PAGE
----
Dan has earned two masters degrees from Fuller Seminary: A Master of Science Degree in Marital and Family Therapy, and a Master of Arts Degree in Theology. In addition to his clinical work, he has lectured domestically and internationally.

In his passion to help people restore relational, mental, emotional, physical, and spiritual wholeness to their lives, Dan strives to provide a safe environment where his clients can grow and heal. You can find more information about Dan and his practice at www.dandrakemft.com.

What Do You Think?

17 Comments | Join the discussion

  • Karrie Sep 15, 2015 at 12:38 pm

    Dan, thank you – this gives me a route to look at the future in a tangible way. Sometimes I find myself almost consumed by a white rage that he should have discounted me and placed his own interests higher than mine, that his actions have placed me in an inferior position in the marriage, as if the rules of a relationship apply to me but not him. This is actually how I have behaved myself, to all my previous partners, in all my past relationships. Probably I need to work on my own sense of grandiosity, I am so outraged that this has happened to me! And yes, I do see a certain irony here….. But perhaps, as you say , I need to one look at the value of the journey. Thank you so much.

    Reply
  • Karrie Sep 7, 2015 at 9:20 am

    I want to at least try to stay and some days are ok, some are even quite good, others are very grim indeed. My husband is doing all he can to recover, as far as I can see. But I just can’t see how things can ever be happier than they were before – stronger maybe, in a way. But I will always know what he is capable of and what he has done. There’s lots still to fight for but I feel somewhat ashamed of myself for doing so. How does this beauty and intimacy happen?

    Reply
  • Coach Sep 2, 2015 at 5:05 am

    I have been there and know what it means to rebuild after betrayal, and how repair can make it stronger. I now help others who want to rebuild. Leaving is truly the easy way out, and more important, you can never “run away” from problems. They stay with you until they are faced.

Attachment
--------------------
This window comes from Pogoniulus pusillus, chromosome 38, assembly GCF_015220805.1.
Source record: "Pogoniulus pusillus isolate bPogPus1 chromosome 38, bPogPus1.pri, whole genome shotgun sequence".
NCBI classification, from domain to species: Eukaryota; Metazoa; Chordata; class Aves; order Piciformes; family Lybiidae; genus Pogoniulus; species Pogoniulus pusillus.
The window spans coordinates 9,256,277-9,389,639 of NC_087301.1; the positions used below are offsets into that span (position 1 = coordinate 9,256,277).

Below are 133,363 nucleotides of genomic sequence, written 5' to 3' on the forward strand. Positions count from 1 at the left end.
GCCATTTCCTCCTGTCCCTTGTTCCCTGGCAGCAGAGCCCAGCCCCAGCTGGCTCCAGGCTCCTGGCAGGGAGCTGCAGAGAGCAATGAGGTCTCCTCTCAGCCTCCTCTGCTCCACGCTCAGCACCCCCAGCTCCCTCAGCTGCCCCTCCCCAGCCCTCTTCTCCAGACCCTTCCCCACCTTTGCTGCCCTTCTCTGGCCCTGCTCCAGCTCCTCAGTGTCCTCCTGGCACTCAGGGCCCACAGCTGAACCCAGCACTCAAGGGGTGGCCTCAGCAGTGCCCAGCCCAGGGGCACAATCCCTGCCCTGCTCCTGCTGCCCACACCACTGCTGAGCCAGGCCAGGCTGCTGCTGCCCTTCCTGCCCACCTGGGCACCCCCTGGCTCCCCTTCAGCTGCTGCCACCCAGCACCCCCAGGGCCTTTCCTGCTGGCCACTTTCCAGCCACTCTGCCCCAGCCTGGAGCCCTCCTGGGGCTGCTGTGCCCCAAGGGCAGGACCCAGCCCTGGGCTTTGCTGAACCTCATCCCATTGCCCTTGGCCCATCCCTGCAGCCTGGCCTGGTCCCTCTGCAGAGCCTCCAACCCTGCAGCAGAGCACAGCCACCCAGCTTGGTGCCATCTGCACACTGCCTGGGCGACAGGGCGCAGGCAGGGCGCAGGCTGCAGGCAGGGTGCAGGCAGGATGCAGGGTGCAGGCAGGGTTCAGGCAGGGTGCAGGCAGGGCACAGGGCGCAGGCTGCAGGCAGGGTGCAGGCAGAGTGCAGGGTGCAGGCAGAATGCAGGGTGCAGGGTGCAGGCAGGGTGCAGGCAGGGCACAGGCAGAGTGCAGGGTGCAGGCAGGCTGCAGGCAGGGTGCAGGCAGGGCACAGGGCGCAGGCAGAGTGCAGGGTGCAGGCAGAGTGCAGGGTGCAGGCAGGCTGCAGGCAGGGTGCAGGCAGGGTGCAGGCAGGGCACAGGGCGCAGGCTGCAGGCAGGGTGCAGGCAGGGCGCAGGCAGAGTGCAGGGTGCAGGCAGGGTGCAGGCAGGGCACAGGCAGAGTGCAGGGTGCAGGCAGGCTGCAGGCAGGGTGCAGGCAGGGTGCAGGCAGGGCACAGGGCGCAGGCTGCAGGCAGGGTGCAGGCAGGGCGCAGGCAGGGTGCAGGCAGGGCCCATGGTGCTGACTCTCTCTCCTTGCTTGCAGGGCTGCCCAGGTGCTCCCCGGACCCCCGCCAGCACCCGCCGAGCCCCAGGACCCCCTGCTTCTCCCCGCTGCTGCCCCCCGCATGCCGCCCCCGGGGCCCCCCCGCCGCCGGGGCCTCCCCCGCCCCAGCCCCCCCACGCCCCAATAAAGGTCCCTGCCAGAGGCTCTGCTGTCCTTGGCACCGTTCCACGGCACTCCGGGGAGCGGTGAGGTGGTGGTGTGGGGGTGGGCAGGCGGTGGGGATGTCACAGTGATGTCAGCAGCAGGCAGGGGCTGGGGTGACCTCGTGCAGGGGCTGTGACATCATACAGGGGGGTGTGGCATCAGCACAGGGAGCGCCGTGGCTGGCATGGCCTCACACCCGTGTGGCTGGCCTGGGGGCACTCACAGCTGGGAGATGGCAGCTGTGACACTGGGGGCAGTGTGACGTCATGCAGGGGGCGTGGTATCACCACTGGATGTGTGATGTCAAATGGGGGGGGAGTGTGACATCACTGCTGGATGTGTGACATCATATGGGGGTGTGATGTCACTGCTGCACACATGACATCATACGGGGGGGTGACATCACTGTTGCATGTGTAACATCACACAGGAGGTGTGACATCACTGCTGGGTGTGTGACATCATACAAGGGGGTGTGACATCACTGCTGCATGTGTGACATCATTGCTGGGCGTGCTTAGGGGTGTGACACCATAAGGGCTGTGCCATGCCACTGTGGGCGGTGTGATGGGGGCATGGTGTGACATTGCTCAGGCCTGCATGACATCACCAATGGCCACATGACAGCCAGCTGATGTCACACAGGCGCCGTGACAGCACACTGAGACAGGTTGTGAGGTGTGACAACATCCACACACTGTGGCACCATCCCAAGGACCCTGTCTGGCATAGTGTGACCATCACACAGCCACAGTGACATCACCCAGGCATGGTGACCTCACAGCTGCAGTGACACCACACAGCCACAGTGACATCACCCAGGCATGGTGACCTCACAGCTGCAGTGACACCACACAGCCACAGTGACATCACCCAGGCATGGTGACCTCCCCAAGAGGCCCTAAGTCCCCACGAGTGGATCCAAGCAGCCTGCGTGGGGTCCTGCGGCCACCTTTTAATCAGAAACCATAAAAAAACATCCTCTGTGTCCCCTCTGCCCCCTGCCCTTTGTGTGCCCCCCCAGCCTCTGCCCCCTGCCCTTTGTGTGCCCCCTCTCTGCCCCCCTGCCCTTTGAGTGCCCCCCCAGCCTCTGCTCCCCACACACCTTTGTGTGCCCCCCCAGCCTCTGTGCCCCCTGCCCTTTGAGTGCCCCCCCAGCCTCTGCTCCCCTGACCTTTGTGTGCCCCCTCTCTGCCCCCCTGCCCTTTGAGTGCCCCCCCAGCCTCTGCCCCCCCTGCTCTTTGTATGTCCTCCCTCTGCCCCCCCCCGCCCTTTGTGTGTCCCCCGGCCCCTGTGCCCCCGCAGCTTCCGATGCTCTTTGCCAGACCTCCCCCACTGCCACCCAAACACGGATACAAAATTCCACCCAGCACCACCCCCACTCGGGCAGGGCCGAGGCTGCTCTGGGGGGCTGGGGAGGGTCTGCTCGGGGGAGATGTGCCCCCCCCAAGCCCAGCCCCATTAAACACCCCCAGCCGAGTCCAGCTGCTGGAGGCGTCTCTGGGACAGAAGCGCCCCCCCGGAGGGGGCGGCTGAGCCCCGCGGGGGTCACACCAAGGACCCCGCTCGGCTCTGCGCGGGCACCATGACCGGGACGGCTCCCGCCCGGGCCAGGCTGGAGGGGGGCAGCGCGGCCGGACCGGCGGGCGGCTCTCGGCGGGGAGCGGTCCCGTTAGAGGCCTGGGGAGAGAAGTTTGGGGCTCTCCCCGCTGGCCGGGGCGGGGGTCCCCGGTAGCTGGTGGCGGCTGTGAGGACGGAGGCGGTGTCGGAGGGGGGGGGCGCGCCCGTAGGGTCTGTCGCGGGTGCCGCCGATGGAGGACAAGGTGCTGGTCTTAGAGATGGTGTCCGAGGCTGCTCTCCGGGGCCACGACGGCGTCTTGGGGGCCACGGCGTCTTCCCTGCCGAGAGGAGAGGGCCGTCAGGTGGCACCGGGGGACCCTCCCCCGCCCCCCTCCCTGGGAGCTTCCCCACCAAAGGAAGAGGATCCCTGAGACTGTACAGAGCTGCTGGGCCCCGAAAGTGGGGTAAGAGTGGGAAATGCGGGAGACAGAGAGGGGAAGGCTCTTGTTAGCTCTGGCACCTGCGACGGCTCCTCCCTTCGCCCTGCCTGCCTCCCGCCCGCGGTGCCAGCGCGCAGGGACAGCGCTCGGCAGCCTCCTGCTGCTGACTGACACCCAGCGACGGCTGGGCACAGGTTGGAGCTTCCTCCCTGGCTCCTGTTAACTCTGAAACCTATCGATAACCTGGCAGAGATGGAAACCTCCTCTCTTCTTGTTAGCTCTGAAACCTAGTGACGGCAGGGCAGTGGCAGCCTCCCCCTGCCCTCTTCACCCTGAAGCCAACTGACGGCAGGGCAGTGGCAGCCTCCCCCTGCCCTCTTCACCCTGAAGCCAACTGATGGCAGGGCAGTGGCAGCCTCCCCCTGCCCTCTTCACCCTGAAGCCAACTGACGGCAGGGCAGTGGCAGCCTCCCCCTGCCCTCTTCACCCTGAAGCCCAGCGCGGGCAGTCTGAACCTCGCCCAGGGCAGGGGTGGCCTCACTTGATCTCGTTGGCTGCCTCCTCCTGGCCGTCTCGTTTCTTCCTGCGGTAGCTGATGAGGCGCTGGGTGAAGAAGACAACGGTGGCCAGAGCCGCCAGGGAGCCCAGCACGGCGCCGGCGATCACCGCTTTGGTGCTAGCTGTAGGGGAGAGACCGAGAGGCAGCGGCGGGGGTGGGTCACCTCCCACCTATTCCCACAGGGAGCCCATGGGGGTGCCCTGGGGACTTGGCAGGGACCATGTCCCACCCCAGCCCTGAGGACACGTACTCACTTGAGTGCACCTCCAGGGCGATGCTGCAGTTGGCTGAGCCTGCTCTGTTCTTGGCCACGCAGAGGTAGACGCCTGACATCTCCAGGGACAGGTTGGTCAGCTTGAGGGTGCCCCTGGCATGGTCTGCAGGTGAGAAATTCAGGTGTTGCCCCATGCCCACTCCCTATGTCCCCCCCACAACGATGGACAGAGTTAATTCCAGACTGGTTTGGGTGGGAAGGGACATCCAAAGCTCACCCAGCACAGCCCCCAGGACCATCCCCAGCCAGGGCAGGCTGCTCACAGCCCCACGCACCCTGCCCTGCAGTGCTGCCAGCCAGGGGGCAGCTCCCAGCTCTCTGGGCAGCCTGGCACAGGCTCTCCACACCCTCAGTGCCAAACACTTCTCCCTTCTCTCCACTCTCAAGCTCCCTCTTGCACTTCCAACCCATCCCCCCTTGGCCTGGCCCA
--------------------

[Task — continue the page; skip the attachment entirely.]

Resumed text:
Reply
  • Dr Urmi Shelley Aug 29, 2015 at 8:47 am

    Thank you for bring out this topic. Its written beautifully. I would say one really need that extra courage, patience, understanding and off course SAME LOVE LINE to handle it. I also feel some of us continue for the sake of children, family name, our commitment. And also just for the sake of staying married!Thank you once again. Happy writing!

    With best wishes

    Reply
  • Rose Aug 28, 2015 at 6:07 pm

    I stayed after my husbands affair was discovered. It has been the hardest work I have ever done. I have PTSD symptoms from the severity of the betrayal. It’s been a little over a year since everything came out. I have not fully recovered yet and from what I have read it can take years. I wish we taught more people about what a healthy loving relationship is, how to communicate emotions and that you can cause trauma to your spouse and children by lying. The relationship can get better without having to blow it up first, we just need to teach people how earlier on.

    Reply
  • Jeanne Vattuone Aug 28, 2015 at 6:09 am

    Great job Dan! Thank you for speaking for these folks!

    Reply
  • Marty Simpson Aug 27, 2015 at 6:13 pm

    Good job, Dan! It does take courage to stay and there isn’t as much written about the deeper levels of intimacy possible for some couples following discovery of an infidelity. I enjoyed reading your words here!

    Reply
  • Brian Aug 27, 2015 at 11:25 am

    I stayed after my partner cheated what I thought 3 different times but I couldn’t stay. About a year of trying to work it out I still had no trust so I had to leave. After I left it found out that the person had 19 affairs in a 6 year marriage. I will never again try to work things out with a cheater. There is plenty of woman and men who are faithful, go find you one.

    Reply
  • Crystal Rae Morrissey Aug 25, 2015 at 11:19 pm

    Love, love, love this!

    Reply